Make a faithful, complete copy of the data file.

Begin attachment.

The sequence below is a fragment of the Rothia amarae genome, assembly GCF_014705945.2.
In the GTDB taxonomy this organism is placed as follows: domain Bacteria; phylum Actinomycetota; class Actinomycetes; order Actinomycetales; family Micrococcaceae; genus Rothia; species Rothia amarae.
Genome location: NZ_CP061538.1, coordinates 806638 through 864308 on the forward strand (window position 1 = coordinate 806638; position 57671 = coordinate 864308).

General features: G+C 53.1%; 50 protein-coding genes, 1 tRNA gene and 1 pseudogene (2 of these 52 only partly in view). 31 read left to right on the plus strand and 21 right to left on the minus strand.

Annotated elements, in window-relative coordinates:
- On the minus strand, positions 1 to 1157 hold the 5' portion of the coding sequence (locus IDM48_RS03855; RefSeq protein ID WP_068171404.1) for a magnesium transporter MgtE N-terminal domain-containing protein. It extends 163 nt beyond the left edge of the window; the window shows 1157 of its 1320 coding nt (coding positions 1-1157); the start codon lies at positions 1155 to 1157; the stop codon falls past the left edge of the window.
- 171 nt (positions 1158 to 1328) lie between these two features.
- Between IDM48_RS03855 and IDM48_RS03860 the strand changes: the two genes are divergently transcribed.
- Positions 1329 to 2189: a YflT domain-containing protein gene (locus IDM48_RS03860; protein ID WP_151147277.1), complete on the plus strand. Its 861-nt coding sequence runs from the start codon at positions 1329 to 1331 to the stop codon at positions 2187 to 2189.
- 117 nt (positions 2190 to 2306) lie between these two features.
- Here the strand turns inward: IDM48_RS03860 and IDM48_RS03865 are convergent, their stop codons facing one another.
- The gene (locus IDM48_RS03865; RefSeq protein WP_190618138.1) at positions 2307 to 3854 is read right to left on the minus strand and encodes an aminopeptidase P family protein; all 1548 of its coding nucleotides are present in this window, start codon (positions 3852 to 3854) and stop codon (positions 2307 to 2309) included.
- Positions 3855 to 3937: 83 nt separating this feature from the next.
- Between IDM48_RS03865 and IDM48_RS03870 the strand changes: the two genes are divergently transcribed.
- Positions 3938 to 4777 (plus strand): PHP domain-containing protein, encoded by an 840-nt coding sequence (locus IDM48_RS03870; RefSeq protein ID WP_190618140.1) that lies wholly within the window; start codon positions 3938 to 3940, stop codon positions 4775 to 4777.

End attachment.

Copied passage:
The sequence below is a fragment of the Rothia amarae genome, assembly GCF_014705945.2.
In the GTDB taxonomy this organism is placed as follows: domain Bacteria; phylum Actinomycetota; class Actinomycetes; order Actinomycetales; family Micrococcaceae; genus Rothia; species Rothia amarae.
Genome location: NZ_CP061538.1, coordinates 806638 through 864308 on the forward strand (window position 1 = coordinate 806638; position 57671 = coordinate 864308).

General features: G+C 53.1%; 50 protein-coding genes, 1 tRNA gene and 1 pseudogene (2 of these 52 only partly in view). 31 read left to right on the plus strand and 21 right to left on the minus strand.

Annotated elements, in window-relative coordinates:
- On the minus strand, positions 1 to 1157 hold the 5' portion of the coding sequence (locus IDM48_RS03855; RefSeq protein ID WP_068171404.1) for a magnesium transporter MgtE N-terminal domain-containing protein. It extends 163 nt beyond the left edge of the window; the window shows 1157 of its 1320 coding nt (coding positions 1-1157); the start codon lies at positions 1155 to 1157; the stop codon falls past the left edge of the window.
- 171 nt (positions 1158 to 1328) lie between these two features.
- Between IDM48_RS03855 and IDM48_RS03860 the strand changes: the two genes are divergently transcribed.
- Positions 1329 to 2189: a YflT domain-containing protein gene (locus IDM48_RS03860; protein ID WP_151147277.1), complete on the plus strand. Its 861-nt coding sequence runs from the start codon at positions 1329 to 1331 to the stop codon at positions 2187 to 2189.
- 117 nt (positions 2190 to 2306) lie between these two features.
- Here the strand turns inward: IDM48_RS03860 and IDM48_RS03865 are convergent, their stop codons facing one another.
- The gene (locus IDM48_RS03865; RefSeq protein WP_190618138.1) at positions 2307 to 3854 is read right to left on the minus strand and encodes an aminopeptidase P family protein; all 1548 of its coding nucleotides are present in this window, start codon (positions 3852 to 3854) and stop codon (positions 2307 to 2309) included.
- Positions 3855 to 3937: 83 nt separating this feature from the next.
- Between IDM48_RS03865 and IDM48_RS03870 the strand changes: the two genes are divergently transcribed.
- Positions 3938 to 4777 (plus strand): PHP domain-containing protein, encoded by an 840-nt coding sequence (locus IDM48_RS03870; RefSeq protein ID WP_190618140.1) that lies wholly within the window; start codon positions 3938 to 3940, stop codon positions 4775 to 4777.